Through a mutual friend, Genay was able to secure a connection to decorated Danish rider Andreas Helgstrand. Perhaps best known by casual fans as the rider of the sensational gray mare Blue Hors Matine, the duo had a storied career, including rocking the world with their legendary, silver medal-winning freestyle at the 2006 FEI World Equestrian Games™ in Aachen (Not familiar? Drop everything and watch this).

Andreas was preparing to open up a full-scale training and sales operation in the United States when Genay reached out. Expanding his training and sales operations to international soil, the American-iteration of Helgstrand Dressage would be a springboard for horses sourced from the Danish arm of the business.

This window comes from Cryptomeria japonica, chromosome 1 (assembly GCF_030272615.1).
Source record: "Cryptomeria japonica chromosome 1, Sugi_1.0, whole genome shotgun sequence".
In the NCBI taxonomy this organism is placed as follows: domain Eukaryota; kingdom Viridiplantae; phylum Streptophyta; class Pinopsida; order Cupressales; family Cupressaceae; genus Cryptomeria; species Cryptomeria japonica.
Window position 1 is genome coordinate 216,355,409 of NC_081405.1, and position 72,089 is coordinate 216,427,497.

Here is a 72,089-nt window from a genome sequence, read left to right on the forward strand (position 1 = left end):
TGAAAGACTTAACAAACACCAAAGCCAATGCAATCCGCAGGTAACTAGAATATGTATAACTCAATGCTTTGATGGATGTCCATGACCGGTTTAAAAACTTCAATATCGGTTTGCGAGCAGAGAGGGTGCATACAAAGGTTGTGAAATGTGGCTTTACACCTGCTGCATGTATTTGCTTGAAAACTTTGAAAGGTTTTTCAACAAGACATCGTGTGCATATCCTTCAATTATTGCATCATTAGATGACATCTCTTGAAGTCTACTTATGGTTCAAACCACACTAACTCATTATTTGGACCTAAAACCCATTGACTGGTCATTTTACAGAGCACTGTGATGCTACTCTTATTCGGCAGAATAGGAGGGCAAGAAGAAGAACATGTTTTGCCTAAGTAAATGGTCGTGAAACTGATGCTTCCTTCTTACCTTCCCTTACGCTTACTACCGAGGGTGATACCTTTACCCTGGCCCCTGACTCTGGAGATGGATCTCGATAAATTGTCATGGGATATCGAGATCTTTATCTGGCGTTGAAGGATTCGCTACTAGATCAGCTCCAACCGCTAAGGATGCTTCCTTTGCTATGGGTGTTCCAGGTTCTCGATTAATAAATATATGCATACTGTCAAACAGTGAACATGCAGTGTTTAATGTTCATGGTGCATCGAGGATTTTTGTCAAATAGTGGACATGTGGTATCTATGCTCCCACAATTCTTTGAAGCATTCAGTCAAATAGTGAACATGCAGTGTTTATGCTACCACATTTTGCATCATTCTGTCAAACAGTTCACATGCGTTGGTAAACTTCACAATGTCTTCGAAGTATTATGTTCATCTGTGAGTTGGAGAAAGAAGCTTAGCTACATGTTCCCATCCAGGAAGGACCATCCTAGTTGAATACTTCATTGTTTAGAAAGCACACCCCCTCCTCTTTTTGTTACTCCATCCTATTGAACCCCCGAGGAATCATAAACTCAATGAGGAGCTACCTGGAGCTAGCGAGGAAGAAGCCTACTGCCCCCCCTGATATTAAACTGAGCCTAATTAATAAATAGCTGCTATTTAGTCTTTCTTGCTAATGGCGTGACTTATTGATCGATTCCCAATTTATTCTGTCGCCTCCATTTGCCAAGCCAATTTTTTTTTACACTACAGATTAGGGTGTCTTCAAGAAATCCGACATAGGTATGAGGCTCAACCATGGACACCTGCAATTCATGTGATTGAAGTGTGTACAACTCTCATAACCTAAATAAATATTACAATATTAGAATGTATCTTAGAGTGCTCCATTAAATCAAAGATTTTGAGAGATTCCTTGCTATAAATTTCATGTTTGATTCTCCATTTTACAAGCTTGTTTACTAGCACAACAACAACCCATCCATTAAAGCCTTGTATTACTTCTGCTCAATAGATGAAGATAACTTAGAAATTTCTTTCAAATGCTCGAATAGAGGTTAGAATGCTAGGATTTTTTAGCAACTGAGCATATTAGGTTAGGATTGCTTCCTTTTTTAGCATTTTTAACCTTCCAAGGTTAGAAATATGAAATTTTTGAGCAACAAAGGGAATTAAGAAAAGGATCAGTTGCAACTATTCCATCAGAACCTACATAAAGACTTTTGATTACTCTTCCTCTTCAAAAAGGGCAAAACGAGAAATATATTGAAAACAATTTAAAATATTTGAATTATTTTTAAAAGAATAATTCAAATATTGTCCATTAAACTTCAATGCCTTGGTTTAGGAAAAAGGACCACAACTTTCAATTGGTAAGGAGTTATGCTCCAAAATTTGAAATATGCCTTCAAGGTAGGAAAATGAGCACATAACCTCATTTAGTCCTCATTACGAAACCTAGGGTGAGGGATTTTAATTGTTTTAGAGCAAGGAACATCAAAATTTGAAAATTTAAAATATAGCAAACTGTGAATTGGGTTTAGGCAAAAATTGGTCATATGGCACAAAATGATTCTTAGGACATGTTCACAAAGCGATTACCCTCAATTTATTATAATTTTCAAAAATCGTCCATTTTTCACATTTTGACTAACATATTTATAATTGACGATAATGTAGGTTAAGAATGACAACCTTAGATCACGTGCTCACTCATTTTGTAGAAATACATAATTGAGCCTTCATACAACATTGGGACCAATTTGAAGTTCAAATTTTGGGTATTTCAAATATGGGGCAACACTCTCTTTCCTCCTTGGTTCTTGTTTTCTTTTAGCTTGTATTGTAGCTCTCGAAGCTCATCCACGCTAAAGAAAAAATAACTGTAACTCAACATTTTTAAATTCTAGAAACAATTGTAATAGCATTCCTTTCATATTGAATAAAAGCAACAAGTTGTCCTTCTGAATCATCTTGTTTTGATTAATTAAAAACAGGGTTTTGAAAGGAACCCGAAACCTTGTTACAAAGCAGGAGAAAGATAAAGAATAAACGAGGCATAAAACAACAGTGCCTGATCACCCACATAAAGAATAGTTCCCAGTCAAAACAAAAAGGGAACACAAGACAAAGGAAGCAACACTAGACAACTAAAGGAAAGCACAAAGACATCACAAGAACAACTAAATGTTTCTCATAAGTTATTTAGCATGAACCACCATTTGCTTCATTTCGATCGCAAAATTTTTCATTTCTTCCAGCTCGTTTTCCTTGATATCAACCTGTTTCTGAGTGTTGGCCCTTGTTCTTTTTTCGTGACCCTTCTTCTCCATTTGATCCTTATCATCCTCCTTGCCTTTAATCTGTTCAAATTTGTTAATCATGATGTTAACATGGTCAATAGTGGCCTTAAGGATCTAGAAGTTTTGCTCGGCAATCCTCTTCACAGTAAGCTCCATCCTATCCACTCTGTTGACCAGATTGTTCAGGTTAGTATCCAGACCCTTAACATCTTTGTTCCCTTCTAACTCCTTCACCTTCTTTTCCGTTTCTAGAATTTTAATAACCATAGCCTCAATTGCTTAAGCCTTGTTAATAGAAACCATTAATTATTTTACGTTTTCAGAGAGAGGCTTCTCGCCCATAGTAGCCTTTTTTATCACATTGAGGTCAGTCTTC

Photo by Lily Forado.

Genay was granted a riding interview with Andreas in Denmark. Helgstrand Dressage would need riders to help train and produce their horses coming to the United States, and Genay was up for the task. In her quest to find a program where she could immerse herself and learn, she’d found the perfect fit.

The learning opportunities with this position have been invaluable for Genay, so of course we had to pick her brain about the biggest takeaways.

1. No One is Better Than Anyone

At Helgstrand Dressage, Genay says, there is no “hierarchy,” and there is not a single job too menial for anyone’s doing. With a staff of six at the American base, all members pitch in for chores. While specific riders such as Dr. Ulf Möller, Anne Marie Hosbond, and Kenneth Damgaard are the veteran riders, the operation feels more like a family and a team than anything else and fosters excellent team morale.